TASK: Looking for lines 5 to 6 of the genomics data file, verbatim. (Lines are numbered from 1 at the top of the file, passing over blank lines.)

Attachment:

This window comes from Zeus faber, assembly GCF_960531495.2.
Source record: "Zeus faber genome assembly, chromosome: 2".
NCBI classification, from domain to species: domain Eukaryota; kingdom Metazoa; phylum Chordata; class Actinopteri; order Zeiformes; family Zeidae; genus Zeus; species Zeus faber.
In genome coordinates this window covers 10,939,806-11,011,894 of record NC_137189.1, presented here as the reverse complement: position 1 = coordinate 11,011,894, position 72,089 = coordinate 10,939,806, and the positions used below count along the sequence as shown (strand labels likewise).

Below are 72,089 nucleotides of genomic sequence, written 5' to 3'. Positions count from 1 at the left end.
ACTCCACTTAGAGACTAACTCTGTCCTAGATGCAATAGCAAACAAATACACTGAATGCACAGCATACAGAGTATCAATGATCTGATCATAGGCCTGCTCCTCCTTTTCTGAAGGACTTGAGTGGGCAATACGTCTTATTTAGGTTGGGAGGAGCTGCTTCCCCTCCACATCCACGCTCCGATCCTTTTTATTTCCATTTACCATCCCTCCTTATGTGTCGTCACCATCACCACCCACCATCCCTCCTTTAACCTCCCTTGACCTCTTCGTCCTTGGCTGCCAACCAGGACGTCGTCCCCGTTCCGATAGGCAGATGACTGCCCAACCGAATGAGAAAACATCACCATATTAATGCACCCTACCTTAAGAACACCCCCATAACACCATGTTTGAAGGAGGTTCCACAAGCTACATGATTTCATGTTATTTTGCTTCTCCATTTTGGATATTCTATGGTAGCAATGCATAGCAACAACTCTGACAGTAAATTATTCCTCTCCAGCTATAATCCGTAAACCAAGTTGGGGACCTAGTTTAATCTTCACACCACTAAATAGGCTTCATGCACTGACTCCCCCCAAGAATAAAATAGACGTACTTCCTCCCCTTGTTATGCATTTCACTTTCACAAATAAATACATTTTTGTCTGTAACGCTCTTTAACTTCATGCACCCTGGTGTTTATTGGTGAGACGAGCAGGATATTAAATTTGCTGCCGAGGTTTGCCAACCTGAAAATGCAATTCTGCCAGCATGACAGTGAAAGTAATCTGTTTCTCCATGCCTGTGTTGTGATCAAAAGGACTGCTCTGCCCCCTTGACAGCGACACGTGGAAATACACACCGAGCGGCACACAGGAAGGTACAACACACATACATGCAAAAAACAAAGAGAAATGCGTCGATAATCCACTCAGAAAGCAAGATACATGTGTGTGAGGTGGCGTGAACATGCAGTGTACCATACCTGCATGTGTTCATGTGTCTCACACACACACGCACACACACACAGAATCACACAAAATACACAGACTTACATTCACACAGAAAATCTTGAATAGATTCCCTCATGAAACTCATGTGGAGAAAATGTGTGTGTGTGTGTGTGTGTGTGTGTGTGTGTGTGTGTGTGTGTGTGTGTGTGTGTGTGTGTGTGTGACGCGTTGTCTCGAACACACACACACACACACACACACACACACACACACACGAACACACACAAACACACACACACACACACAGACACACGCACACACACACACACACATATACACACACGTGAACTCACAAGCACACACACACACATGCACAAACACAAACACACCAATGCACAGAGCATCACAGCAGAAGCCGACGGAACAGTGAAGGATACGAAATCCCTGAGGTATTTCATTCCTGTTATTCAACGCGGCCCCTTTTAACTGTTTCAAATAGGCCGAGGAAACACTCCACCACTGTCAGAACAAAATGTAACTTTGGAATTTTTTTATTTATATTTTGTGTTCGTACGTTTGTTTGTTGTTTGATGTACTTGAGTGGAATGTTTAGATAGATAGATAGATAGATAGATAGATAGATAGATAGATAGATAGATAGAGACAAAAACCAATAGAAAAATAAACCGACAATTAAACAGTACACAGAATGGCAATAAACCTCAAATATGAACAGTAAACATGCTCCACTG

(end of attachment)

Below are 72,089 nucleotides of genomic sequence, written 5' to 3'. Positions count from 1 at the left end.
ACTCCACTTAGAGACTAACTCTGTCCTAGATGCAATAGCAAACAAATACACTGAATGCACAGCATACAGAGTATCAATGATCTGATCATAGGCCTGCTCCTCCTTTTCTGAAGGACTTGAGTGGGCAATACGTCTTATTTAGGTTGGGAGGAGCTGCTTCCCCTCCACATCCACGCTCCGATCCTTTTTATTTCCATTTACCATCCCTCCTTATGTGTCGTCACCATCACCACCCACCATCCCTCCTTTAACCTCCCTTGACCTCTTCGTCCTTGGCTGCCAACCAGGACGTCGTCCCCGTTCCGATAGGCAGATGACTGCCCAACCGAATGAGAAAACATCACCATATTAATGCACCCTACCTTAAGAACACCCCCATAACACCATGTTTGAAGGAGGTTCCACAAGCTACATGATTTCATGTTATTTTGCTTCTCCATTTTGGATATTCTATGGTAGCAATGCATAGCAACAACTCTGACAGTAAATTATTCCTCTCCAGCTATAATCCGTAAACCAAGTTGGGGACCTAGTTTAATCTTCACACCACTAAATAGGCTTCATGCACTGACTCCCCCCAAGAATAAAATAGACGTACTTCCTCCCCTTGTTATGCATTTCACTTTCACAAATAAATACATTTTTGTCTGTAACGCTCTTTAACTTCATGCACCCTGGTGTTTATTGGTGAGACGAGCAGGATATTAAATTTGCTGCCGAGGTTTGCCAACCTGAAAATGCAATTCTGCCAGCATGACAGTGAAAGTAATCTGTTTCTCCATGCCTGTGTTGTGATCAAAAGGACTGCTCTGCCCCCTTGACAGCGACACGTGGAAATACACACCGAGCGGCACACAGGAAGGTACAACACACATACATGCAAAAAACAAAGAGAAATGCGTCGATAATCCACTCAGAAAGCAAGATACATGTGTGTGAGGTGGCGTGAACATGCAGTGTACCATACCTGCATGTGTTCATGTGTCTCACACACACACGCACACACACACAGAATCACACAAAATACACAGACTTACATTCACACAGAAAATCTTGAATAGATTCCCTCATGAAACTCATGTGGAGAAAATGTGTGTGTGTGTGTGTGTGTGTGTGTGTGTGTGTGTGTGTGTGTGTGTGTGTGTGTGTGTGTGTGTGACGCGTTGTCTCGAACACACACACACACACACACACACACACACACACACACGAACACACACAAACACACACACACACACACAGACACACGCACACACACACACACACATATACACACACGTGAACTCACAAGCACACACACACACATGCACAAACACAAACACACCAATGCACAGAGCATCACAGCAGAAGCCGACGGAACAGTGAAGGATACGAAATCCCTGAGGTATTTCATTCCTGTTATTCAACGCGGCCCCTTTTAACTGTTTCAAATAGGCCGAGGAAACACTCCACCACTGTCAGAACAAAATGTAACTTTGGAATTTTTTTATTTATATTTTGTGTTCGTACGTTTGTTTGTTGTTTGATGTACTTGAGTGGAATGTTTAGATAGATAGATAGATAGATAGATAGATAGATAGATAGATAGATAGATAGAGACAAAAACCAATAGAAAAATAAACCGACAATTAAACAGTACACAGAATGGCAATAAACCTCAAATATGAACAGTAAACATGCTCCACTG